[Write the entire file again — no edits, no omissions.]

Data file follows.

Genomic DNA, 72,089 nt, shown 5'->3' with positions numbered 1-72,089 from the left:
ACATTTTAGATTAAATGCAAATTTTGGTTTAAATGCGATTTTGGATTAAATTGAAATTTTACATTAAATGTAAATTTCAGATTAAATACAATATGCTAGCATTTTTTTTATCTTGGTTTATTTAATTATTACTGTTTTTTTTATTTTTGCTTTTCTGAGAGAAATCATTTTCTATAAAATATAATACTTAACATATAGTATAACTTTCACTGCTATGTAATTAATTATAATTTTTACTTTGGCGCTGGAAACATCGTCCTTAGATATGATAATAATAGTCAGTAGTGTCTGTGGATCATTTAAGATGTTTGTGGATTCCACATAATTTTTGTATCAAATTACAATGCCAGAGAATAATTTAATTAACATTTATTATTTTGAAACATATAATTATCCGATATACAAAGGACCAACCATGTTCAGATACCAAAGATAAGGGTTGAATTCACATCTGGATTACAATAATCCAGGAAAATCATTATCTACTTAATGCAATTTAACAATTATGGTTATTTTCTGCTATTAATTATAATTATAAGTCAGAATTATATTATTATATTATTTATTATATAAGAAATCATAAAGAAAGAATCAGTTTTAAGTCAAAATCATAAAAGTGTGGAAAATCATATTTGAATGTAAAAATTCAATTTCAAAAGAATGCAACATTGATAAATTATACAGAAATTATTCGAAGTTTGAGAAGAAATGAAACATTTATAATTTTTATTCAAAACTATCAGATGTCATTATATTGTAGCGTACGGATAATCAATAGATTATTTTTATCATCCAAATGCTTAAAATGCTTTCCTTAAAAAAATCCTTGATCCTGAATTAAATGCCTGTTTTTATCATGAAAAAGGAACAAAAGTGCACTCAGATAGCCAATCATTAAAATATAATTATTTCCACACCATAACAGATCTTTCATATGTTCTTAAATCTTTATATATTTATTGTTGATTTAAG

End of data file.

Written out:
Genomic DNA, 72,089 nt, shown 5'->3' with positions numbered 1-72,089 from the left:
ACATTTTAGATTAAATGCAAATTTTGGTTTAAATGCGATTTTGGATTAAATTGAAATTTTACATTAAATGTAAATTTCAGATTAAATACAATATGCTAGCATTTTTTTTATCTTGGTTTATTTAATTATTACTGTTTTTTTTATTTTTGCTTTTCTGAGAGAAATCATTTTCTATAAAATATAATACTTAACATATAGTATAACTTTCACTGCTATGTAATTAATTATAATTTTTACTTTGGCGCTGGAAACATCGTCCTTAGATATGATAATAATAGTCAGTAGTGTCTGTGGATCATTTAAGATGTTTGTGGATTCCACATAATTTTTGTATCAAATTACAATGCCAGAGAATAATTTAATTAACATTTATTATTTTGAAACATATAATTATCCGATATACAAAGGACCAACCATGTTCAGATACCAAAGATAAGGGTTGAATTCACATCTGGATTACAATAATCCAGGAAAATCATTATCTACTTAATGCAATTTAACAATTATGGTTATTTTCTGCTATTAATTATAATTATAAGTCAGAATTATATTATTATATTATTTATTATATAAGAAATCATAAAGAAAGAATCAGTTTTAAGTCAAAATCATAAAAGTGTGGAAAATCATATTTGAATGTAAAAATTCAATTTCAAAAGAATGCAACATTGATAAATTATACAGAAATTATTCGAAGTTTGAGAAGAAATGAAACATTTATAATTTTTATTCAAAACTATCAGATGTCATTATATTGTAGCGTACGGATAATCAATAGATTATTTTTATCATCCAAATGCTTAAAATGCTTTCCTTAAAAAAATCCTTGATCCTGAATTAAATGCCTGTTTTTATCATGAAAAAGGAACAAAAGTGCACTCAGATAGCCAATCATTAAAATATAATTATTTCCACACCATAACAGATCTTTCATATGTTCTTAAATCTTTATATATTTATTGTTGATTTAAG